the gift of generosity

“I believe the church has been complicit in sort of getting sucked into this whole persuasive argument about the role of consumerism in our culture, and I really don’t think they have understood the impact of what that means for people’s souls and what it robs us of in terms of just our personal sense of being.” — Nathan Dungen

I don’t mean to harp on and on about “stewardship” as a spiritual discipline. I suppose the reason for my repetitive focus on it here on this site is that it’s a struggle for my family too. This is the area in which I’ve most felt God’s prodding and poking lately. And this is also the spot where hearing fresh ideas — a prophetic Christian voice — is so refreshing and appealing to my ears!

So when I listened to a podcast of Krista Tippet’s interview with Nathan Dungen it was like drinking a tall glass of icewater in a barren desert. Dungen is the founder of an organization called Share Save Spend and the basic principle he talked about on the show was that as parents we can introduce our children to money right off the bat with the simple concept of spending 1/3rd, saving 1/3rd (toward a goal they choose), and sharing 1/3rd (giving to church, to those in need, etc.).

And I think one of the keys here is that it’s not just about teaching one’s child good habits. It truly is a way of giving your child a powerful life long gift: the gift of generosity. Now read this right: I’m not talking about giving your child a generous/extravagant gift. I’m talking about giving them generosity itself — planting and nurturing the seed of generosity in your child’s heart. From the start, countering the consumeristic messages in our society shouting “You, you, you! Focus on yourself! Focus on your own needs and wants!” and instead training your child to become a person who’s focus is on caring for others, blessing others, sharing Christ in word and deed with others. Blessing your child by enabling him or her to become a generous person.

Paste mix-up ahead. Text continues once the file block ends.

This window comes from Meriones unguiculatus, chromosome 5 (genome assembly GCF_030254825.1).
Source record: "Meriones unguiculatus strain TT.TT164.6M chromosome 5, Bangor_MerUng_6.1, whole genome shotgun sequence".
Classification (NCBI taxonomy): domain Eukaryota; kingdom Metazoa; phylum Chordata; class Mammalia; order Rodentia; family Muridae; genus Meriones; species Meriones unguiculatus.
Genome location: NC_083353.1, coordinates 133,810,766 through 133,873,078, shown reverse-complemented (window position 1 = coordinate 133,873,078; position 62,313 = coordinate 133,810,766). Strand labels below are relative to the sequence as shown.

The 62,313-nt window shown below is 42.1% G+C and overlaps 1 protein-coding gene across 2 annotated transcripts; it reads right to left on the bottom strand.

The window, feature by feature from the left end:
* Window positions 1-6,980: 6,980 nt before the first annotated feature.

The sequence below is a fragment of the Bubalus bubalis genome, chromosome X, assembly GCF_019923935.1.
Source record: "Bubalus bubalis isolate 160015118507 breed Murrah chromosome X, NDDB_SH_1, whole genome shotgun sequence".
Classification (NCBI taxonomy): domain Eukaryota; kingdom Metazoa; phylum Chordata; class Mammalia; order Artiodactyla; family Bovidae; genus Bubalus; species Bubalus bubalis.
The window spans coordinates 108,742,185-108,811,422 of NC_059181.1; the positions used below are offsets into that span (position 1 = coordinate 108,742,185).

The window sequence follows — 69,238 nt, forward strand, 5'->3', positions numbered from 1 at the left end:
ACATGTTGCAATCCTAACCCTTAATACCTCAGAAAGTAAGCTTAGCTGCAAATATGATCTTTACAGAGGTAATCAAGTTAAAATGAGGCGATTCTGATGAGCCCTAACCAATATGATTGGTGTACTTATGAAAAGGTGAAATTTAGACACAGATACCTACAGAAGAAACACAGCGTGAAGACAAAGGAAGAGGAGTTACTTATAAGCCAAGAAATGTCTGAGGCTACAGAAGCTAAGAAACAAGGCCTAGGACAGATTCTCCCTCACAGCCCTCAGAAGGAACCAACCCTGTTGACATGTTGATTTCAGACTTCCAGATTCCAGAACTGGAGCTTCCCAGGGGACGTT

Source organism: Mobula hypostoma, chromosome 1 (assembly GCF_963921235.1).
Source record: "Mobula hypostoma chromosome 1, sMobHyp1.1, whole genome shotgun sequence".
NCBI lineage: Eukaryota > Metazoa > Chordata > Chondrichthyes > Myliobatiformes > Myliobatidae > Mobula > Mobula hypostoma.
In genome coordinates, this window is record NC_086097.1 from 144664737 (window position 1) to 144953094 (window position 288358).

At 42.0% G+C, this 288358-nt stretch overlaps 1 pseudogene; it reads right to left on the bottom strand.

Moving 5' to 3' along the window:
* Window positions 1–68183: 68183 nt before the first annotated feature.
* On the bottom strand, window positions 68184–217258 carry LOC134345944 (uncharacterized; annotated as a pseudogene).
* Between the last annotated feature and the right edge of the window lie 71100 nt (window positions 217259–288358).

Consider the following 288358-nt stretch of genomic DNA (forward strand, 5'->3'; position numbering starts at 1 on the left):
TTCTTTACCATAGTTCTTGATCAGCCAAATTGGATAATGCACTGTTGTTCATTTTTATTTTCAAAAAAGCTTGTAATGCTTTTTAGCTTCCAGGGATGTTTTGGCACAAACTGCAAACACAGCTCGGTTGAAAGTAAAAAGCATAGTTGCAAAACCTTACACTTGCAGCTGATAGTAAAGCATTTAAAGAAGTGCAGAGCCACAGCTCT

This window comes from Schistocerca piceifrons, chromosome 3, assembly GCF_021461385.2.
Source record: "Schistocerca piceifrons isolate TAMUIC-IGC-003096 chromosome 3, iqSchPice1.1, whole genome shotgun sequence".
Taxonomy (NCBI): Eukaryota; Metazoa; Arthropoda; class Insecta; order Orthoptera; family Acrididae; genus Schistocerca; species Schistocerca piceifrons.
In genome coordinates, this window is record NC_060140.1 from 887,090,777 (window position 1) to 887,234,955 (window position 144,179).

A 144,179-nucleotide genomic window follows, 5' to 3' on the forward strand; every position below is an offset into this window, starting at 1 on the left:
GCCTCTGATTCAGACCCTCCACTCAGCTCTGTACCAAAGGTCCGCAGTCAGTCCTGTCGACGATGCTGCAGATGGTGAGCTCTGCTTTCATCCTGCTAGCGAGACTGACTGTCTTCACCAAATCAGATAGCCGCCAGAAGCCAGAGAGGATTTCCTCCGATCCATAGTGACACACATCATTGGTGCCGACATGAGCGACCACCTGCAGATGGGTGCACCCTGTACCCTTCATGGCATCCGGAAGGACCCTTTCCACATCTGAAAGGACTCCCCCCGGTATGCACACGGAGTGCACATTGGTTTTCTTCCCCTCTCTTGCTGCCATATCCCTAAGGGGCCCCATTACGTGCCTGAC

Stewardship of our possessions, our money, and our time also includes our caretaking of our fellow man — caring for those in need. Dungen is right: the consumerism in our society that seeps into our homes does rob us Christ followers of the well-being and contentment we are meant to find in Jesus. It does damage to our souls. It furthers our self-centeredness — it turns our eyes from the needs of others. It robs us from the joy of living with an open, outstretched hand.

I don’t have a witty ending for this entry. I guess I’m still processing this — thinking through what this means for me and my family. So for a good ending, read Dungen’s interview yourself by clicking here. (THE END)


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